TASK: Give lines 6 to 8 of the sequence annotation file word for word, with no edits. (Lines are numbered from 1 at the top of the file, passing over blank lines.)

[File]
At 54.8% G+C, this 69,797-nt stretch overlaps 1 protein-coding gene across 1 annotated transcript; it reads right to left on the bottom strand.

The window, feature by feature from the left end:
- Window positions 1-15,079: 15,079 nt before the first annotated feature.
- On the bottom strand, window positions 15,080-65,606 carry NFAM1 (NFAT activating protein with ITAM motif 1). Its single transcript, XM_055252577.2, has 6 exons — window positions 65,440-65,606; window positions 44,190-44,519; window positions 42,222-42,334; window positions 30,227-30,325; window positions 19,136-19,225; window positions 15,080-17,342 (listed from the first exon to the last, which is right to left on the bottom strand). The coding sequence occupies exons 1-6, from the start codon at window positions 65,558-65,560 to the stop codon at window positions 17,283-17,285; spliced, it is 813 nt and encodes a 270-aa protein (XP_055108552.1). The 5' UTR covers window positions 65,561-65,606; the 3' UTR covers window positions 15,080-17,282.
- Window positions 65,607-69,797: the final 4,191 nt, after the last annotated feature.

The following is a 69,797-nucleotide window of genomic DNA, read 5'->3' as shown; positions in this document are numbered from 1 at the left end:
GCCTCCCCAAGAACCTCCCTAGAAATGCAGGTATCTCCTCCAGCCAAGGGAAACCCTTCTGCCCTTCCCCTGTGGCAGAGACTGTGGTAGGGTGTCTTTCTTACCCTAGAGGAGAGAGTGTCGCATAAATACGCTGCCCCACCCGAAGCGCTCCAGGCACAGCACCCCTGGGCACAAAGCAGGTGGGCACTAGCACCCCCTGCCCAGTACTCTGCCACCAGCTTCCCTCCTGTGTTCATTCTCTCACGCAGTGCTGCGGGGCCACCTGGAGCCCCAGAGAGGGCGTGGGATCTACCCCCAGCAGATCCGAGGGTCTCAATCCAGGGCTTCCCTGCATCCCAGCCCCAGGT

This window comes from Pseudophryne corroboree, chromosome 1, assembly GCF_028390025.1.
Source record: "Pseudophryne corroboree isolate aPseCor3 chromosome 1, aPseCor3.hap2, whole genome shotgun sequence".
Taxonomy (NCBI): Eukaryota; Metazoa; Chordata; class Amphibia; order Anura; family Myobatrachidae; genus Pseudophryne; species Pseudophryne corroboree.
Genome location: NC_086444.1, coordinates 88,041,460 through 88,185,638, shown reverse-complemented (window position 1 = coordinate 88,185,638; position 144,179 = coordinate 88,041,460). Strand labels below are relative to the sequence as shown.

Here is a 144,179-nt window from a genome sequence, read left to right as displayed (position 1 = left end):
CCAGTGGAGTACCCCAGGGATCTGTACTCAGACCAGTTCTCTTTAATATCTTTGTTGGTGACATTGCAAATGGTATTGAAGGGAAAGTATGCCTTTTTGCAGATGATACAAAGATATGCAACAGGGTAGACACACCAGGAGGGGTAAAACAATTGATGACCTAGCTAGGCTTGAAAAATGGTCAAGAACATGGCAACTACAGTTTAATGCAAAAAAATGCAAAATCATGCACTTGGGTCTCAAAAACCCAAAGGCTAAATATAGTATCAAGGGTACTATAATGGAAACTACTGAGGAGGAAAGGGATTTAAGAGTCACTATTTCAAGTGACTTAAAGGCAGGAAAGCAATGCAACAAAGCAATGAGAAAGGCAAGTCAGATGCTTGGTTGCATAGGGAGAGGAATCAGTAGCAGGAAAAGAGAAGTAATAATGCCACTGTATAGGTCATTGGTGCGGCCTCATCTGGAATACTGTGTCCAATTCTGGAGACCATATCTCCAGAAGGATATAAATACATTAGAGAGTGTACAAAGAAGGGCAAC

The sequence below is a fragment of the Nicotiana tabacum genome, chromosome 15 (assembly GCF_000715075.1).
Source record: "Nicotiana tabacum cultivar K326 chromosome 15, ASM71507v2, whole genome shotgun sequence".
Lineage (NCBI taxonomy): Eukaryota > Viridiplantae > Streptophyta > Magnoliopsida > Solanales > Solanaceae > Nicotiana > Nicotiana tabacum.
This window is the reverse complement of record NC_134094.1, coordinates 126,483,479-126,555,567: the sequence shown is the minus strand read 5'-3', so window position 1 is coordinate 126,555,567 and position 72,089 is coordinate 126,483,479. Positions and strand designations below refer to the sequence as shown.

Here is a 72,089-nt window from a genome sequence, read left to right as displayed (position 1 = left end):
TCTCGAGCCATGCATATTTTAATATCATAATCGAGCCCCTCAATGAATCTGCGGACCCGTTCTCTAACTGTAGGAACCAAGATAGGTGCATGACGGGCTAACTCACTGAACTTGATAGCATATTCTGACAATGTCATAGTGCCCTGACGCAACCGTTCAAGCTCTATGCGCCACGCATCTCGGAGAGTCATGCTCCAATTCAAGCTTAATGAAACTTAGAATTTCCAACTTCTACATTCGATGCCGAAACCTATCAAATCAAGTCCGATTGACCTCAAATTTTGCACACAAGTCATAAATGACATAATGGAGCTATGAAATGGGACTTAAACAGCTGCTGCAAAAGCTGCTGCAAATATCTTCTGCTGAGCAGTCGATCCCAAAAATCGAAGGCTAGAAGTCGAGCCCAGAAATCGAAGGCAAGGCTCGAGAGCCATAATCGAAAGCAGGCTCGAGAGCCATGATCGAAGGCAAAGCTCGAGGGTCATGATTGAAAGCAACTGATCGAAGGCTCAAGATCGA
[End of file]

The following is a 69,797-nucleotide window of genomic DNA, read 5'->3' as shown; positions in this document are numbered from 1 at the left end:
GCCTCCCCAAGAACCTCCCTAGAAATGCAGGTATCTCCTCCAGCCAAGGGAAACCCTTCTGCCCTTCCCCTGTGGCAGAGACTGTGGTAGGGTGTCTTTCTTACCCTAGAGGAGAGAGTGTCGCATAAATACGCTGCCCCACCCGAAGCGCTCCAGGCACAGCACCCCTGGGCACAAAGCAGGTGGGCACTAGCACCCCCTGCCCAGTACTCTGCCACCAGCTTCCCTCCTGTGTTCATTCTCTCACGCAGTGCTGCGGGGCCACCTGGAGCCCCAGAGAGGGCGTGGGATCTACCCCCAGCAGATCCGAGGGTCTCAATCCAGGGCTTCCCTGCATCCCAGCCCCAGGT

This window comes from Pseudophryne corroboree, chromosome 1, assembly GCF_028390025.1.